EPA disagreed. In its final ruling, EPA disapproved Nebraska's determination that BART does not require SO2 controls for the Station. Final Rule; Nebraska; Regional Haze State Implementation Plan; Federal Implementation Plan, 77 Fed.Reg. 40,150, 40,151 (July 6, 2012). EPA cited errors in “Nebraska's cost analysis for FGD controls, the reasonableness of the costs of controls, the significant visibility improvement achieved as a result of installing FGD or DSI, and improper rejection of DSI.” Id. at 40,152; see also 77 Fed.Reg. at 12,780. EPA then promulgated a federal implementation plan to satisfy the Act. EPA's plan relied on the Transport Rule as an alternative to source-specific BART for SO2 emissions from the Station. 77 Fed.Reg. at 40,151. EPA did decline to “require specific SO2 controls on [the Station] as a geographic enhancement” in addition to the Transport Rule. Id. at 40,164. Nebraska and the conservation organizations petition for review.
This court sets aside EPA's action only if it was “arbitrary, capricious, an abuse of discretion, or otherwise not in accordance with law.” Sierra Club v. EPA, 252 F.3d 943, 947 (8th Cir.2001), quoting 5 U.S.C. § 706(2)(A). An agency action is arbitrary and capricious if “the agency has relied on factors which Congress has not intended it to consider, entirely failed to consider an important aspect of the problem, offered an explanation for its decision that runs counter to the evidence before the agency, or is so implausible that it could not be ascribed to a difference in view or the product of agency expertise.” Motor Vehicle Mfrs. Ass'n of U.S., Inc. v. State Farm Mut. Auto. Ins. Co., 463 U.S. 29, 43, 103 S.Ct. 2856, 77 L.Ed.2d 443 (1983). This standard “is narrow and a court is not to substitute its judgment for that of the agency.” Id. A court “ ‘may not supply a reasoned basis for the agency's action that the agency itself has not given’ ․ however, [the Court will] ‘uphold a decision of less than ideal clarity if the agency's path may reasonably be discerned.’ “ Id., quoting SEC v. Chenery Corp., 332 U.S. 194, 196, 67 S.Ct. 1575, 91 L.Ed. 1995 (1947) and Bowman Transp. Inc. v. Arkansas–Best Freight Sys., 419 U.S. 281, 286, 95 S.Ct. 438, 42 L.Ed.2d 447 (1974).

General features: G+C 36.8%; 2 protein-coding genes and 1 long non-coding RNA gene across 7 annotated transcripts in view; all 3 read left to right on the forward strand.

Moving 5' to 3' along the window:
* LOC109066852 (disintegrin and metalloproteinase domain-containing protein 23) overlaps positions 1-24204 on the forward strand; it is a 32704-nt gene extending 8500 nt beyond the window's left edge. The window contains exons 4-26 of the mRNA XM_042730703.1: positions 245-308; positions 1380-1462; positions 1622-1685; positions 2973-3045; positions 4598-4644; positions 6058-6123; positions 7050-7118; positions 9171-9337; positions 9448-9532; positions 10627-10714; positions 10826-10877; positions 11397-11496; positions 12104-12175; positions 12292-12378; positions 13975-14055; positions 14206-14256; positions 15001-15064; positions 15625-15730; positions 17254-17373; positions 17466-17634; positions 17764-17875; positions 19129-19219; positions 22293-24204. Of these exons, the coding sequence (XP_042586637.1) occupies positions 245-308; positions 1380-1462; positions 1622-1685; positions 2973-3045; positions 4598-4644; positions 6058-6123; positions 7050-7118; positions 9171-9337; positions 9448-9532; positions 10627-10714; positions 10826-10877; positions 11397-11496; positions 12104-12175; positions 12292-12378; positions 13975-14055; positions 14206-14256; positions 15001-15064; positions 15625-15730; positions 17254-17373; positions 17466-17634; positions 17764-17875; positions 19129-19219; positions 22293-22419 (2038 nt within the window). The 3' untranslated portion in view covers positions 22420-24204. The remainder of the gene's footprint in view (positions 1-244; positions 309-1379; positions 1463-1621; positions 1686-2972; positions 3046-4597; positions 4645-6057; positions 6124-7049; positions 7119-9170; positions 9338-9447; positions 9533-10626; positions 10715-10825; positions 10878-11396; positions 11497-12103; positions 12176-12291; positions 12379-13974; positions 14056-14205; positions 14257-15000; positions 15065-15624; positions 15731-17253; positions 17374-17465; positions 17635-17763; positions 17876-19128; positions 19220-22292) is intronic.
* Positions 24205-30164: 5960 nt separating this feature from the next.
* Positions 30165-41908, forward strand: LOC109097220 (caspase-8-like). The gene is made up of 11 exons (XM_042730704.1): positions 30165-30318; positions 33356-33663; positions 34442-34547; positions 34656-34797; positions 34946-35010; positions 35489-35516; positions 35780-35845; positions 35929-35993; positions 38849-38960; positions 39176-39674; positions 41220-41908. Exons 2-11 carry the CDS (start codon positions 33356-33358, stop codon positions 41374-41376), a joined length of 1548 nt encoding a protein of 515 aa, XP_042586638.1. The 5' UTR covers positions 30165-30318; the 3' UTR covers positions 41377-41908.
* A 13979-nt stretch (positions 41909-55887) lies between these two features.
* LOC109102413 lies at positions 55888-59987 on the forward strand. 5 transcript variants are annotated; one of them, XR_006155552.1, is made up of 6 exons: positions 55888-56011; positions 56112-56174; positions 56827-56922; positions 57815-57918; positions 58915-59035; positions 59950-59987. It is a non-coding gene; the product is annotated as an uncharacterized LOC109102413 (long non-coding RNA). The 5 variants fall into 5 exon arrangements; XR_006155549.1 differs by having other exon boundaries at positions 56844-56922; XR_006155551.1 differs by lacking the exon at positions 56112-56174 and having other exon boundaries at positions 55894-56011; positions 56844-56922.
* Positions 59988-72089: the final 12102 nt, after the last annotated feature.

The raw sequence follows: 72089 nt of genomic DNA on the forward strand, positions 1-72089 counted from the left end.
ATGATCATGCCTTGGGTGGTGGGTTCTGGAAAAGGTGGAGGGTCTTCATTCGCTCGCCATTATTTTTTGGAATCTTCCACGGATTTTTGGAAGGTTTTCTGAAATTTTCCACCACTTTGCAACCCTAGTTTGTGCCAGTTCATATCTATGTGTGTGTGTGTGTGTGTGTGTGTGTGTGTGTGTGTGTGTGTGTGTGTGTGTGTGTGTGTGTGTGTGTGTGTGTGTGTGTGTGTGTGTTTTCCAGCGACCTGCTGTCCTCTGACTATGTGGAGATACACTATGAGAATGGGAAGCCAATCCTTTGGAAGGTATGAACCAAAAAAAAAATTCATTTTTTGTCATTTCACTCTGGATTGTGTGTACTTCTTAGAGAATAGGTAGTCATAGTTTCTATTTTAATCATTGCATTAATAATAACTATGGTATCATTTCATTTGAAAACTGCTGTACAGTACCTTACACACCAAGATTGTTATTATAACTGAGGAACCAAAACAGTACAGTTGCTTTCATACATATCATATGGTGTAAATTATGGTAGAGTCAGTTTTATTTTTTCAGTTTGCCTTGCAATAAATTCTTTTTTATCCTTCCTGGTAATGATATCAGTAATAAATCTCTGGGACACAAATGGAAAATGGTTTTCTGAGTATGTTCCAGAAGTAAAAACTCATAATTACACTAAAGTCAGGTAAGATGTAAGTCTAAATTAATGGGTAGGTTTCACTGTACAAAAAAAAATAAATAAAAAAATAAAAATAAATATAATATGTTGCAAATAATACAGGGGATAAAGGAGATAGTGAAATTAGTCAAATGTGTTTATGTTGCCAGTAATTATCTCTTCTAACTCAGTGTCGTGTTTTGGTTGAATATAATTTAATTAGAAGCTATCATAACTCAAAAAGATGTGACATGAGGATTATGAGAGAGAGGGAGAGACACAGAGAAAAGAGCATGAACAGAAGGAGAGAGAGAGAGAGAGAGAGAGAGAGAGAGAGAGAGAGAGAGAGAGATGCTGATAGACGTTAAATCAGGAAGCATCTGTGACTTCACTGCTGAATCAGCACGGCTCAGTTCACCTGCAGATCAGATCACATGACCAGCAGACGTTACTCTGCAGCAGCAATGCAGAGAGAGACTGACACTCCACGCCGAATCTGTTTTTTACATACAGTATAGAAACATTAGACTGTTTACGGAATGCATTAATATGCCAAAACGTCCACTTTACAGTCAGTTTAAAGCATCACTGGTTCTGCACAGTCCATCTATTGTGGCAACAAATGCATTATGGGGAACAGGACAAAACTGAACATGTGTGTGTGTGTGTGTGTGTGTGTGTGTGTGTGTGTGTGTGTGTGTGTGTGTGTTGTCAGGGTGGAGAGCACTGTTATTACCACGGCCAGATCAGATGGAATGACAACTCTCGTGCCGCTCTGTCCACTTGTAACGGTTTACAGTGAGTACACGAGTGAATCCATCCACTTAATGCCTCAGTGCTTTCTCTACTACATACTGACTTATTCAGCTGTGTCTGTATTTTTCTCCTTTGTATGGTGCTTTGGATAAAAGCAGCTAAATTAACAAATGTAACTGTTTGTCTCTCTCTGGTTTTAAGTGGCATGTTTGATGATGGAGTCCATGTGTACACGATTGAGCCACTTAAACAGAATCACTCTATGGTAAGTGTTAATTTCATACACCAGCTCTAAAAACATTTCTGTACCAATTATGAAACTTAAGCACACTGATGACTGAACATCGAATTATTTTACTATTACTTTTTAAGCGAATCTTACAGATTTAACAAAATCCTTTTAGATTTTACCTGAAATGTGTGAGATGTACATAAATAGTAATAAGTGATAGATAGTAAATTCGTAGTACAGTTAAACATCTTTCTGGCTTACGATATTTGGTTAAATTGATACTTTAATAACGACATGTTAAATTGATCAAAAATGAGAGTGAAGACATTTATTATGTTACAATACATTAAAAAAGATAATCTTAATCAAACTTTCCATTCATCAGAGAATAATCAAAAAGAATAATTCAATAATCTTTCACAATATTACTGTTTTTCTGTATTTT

Nebraska claims that EPA should have approved its plan. It argues that EPA exceeded its statutory authority in disapproving Nebraska's BART determination for the Station.